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Panos Boudouvas12/14/153 min read

The True Cost of Paper-Based Quality Management Systems in Equipment and Procedures

Finding what the true cost is of a paper-based quality management system can lead you to some surprising findings if you've stuck with this process for years. You may still think using paper is easier since it's so convenient to write something down in a hurry. Employees may think the same thing, or maybe not. They may just go along with your management concept because they're so used to it.

It's your account manager who has the worst headaches with this system. Perhaps you don't communicate enough with them to gain an idea of how many steps they have to take to assure compliance and communicate document changes.

You need to slip into their shoes and see their experiences to make their job work easier. Even if they're used to certain procedures after so many years, those concepts are likely costing the entire company money. Your account manager could also face burnout as document management becomes more complex. This only leads to them moving on and you having to fill their position again.

Let's take a look at how much money you're possibly spending using paper for all your company documents. Here at, we'll show why an electronic quality management system (or an eQMS) can change the entire game.

The Cost of Paper Alone

You'll find many who note how companies sometimes forget the cost of buying paper for company documents. Recent statistics show only 18% of all businesses are paperless, with 82% still using paper for everything.

These kind of numbers are a bit astounding in the age when technology has improved so steadily. Yet, the costs of managing paper are just as staggering. In the above report from Corp! Magazine, it shows $8 billion gets spent annually by companies to manage paper. Other costs involve filing, locating misplaced documents, plus reproducing lost documents.

The Costs of Doing Manual Filing

If you wondered what the average cost to file a paper document is, the above report says $20. Just multiply that by the hundreds if not thousands of documents you have to file in your company every week. Using a manual file cabinet seems impossible in today's time, though you may still use one, at least in part.

As your account manager attempts to keep up with all government regulations, losing just one document in a file cabinet could set off a costly chain reaction. Plus, the cost of buying more file cabinets to keep up demands (plus finding the space) only takes away money you could use for more important things.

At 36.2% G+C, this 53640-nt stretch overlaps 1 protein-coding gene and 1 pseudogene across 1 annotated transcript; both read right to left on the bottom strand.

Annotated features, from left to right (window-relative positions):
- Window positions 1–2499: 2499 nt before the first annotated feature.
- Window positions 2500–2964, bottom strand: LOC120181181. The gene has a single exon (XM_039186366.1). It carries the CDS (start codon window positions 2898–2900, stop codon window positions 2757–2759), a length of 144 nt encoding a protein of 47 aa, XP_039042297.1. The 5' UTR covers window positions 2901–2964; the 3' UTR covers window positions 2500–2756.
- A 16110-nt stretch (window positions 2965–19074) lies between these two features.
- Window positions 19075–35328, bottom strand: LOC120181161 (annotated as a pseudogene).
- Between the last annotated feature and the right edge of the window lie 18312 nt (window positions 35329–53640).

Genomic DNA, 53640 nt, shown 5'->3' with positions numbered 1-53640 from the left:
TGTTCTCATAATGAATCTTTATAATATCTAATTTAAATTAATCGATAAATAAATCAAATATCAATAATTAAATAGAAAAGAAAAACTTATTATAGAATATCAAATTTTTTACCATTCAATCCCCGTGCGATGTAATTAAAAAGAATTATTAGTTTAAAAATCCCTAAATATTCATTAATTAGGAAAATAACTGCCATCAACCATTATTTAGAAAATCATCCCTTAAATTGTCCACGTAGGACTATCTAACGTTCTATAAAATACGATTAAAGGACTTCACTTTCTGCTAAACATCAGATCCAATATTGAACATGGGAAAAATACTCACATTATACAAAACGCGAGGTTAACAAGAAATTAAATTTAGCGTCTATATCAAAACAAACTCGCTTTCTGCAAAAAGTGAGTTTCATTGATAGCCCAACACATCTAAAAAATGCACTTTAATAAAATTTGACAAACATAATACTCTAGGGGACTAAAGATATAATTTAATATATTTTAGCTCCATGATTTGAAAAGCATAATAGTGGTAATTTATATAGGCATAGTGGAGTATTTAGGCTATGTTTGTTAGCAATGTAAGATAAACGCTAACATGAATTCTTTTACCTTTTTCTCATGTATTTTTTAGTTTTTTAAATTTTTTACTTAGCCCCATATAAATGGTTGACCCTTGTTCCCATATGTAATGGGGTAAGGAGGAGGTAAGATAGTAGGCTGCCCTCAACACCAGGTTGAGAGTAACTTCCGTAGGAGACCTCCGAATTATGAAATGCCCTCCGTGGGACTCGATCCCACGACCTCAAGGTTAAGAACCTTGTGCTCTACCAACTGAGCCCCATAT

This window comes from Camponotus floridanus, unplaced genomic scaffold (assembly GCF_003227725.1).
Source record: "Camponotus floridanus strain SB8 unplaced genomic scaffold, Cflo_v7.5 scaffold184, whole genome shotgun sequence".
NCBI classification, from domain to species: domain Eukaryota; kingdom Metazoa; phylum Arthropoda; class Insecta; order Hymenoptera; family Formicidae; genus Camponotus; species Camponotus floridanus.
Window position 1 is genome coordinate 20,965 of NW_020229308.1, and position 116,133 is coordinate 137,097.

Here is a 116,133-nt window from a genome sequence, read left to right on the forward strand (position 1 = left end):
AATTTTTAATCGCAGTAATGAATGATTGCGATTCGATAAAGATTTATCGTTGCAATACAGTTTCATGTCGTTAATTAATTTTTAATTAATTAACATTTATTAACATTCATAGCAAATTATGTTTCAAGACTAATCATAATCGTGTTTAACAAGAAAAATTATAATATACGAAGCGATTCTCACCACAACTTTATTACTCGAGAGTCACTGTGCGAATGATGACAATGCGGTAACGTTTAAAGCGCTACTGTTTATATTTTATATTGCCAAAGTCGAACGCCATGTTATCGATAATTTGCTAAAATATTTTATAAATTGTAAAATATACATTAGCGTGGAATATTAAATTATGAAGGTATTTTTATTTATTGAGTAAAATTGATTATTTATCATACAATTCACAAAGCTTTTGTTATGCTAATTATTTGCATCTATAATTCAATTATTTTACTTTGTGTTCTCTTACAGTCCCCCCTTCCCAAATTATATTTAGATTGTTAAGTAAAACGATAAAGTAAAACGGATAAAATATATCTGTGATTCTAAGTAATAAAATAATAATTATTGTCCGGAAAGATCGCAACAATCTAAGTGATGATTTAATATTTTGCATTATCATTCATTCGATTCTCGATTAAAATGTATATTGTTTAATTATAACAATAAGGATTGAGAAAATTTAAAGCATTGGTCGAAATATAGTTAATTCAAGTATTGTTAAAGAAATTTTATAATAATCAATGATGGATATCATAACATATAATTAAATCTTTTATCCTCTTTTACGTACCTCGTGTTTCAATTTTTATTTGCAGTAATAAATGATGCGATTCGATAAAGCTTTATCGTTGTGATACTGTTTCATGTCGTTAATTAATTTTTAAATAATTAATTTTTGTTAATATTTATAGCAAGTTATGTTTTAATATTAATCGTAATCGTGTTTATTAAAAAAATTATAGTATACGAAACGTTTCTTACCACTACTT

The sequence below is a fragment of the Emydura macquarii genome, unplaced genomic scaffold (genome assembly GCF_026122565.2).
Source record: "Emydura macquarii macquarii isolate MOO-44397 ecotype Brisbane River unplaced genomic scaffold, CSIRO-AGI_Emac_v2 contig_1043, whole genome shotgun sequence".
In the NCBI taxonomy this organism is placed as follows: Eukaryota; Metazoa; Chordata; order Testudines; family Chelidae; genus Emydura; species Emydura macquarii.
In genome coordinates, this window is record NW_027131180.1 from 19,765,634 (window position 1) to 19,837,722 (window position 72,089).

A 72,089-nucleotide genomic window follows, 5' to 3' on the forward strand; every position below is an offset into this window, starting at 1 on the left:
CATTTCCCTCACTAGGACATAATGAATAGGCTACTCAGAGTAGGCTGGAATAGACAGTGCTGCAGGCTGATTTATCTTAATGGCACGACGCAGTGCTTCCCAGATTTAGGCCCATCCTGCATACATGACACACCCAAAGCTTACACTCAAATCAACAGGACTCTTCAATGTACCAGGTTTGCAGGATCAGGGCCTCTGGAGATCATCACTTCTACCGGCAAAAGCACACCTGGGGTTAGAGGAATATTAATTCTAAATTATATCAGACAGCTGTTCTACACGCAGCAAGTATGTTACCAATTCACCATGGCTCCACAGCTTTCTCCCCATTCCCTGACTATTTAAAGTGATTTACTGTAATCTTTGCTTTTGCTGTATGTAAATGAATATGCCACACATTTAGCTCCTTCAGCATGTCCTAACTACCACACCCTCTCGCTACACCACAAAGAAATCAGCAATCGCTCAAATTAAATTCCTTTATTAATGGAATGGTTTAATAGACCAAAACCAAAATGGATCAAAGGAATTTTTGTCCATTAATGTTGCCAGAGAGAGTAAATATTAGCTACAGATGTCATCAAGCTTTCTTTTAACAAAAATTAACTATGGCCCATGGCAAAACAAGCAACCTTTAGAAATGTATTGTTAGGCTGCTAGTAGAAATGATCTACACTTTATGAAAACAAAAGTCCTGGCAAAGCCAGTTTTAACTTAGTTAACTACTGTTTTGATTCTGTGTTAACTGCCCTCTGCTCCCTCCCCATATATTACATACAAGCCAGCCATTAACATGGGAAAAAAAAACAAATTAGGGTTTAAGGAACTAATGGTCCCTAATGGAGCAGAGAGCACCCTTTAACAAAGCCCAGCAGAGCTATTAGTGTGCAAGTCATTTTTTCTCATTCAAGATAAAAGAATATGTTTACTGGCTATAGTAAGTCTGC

The Costs of Not Being Able to Share Files

Using 100% paper only makes it harder to share files when you need to get everyone on the same page (so to speak) on training documents or edits. Place yourself in your account manager's role and imagine them having to keep track of multiple departments for document changes to assure compliance.

If you have dozens of departments, there isn't any conceivable way for one person to keep track of who's making document changes. A quality eQMS software provides digital file sharing capability so everyone can share documents collectively without losing track.

The savings this provides is already tremendous since fines imposed for violating regulations could cost you thousands of dollars. This doesn't include possible litigation fees if customer data gets compromised due to lack of control on tracking paper documents.

As mentioned above, you may never be able to keep an account manager on hand either when they realize it's too chaotic of a job.


Panos Boudouvas

Panos started ZenQMS to provide quality professionals better eQMS tools for enhanced compliance at an affordable price. Panos previously served in multiple executive roles at Aptuit, a leading Pharma CRO/CMO. Most recently he was a member of the Executive Committee and Vice President of Operational Excellence responsible for the worldwide launch and management of Aptuit’s LeanSixSigma program as a certified LeanSixSigma Black Belt. Mr. Boudouvas was one of the first employees at Aptuit, leading the corporate development effort through a broad acquisition program. Mr. Boudouvas also served served as Director of Facilities & Capital Development, which included global responsibility for 16 facilities, more than 100 full-time staff members, a ~$50 million annual operating budget and several multi-million dollar facility expansion and maintenance projects. Prior to Aptuit, Mr. Boudouvas served multiple roles in Private Equity and Investment Banking firms, with a focus on the pharmaceutical, healthcare services and technology industries. Panos is an Edward Tuck Scholar from The Tuck School of Business at Dartmouth and holds a BS in Commerce from the McIntire School at the University of Virginia, where he graduated with Distinction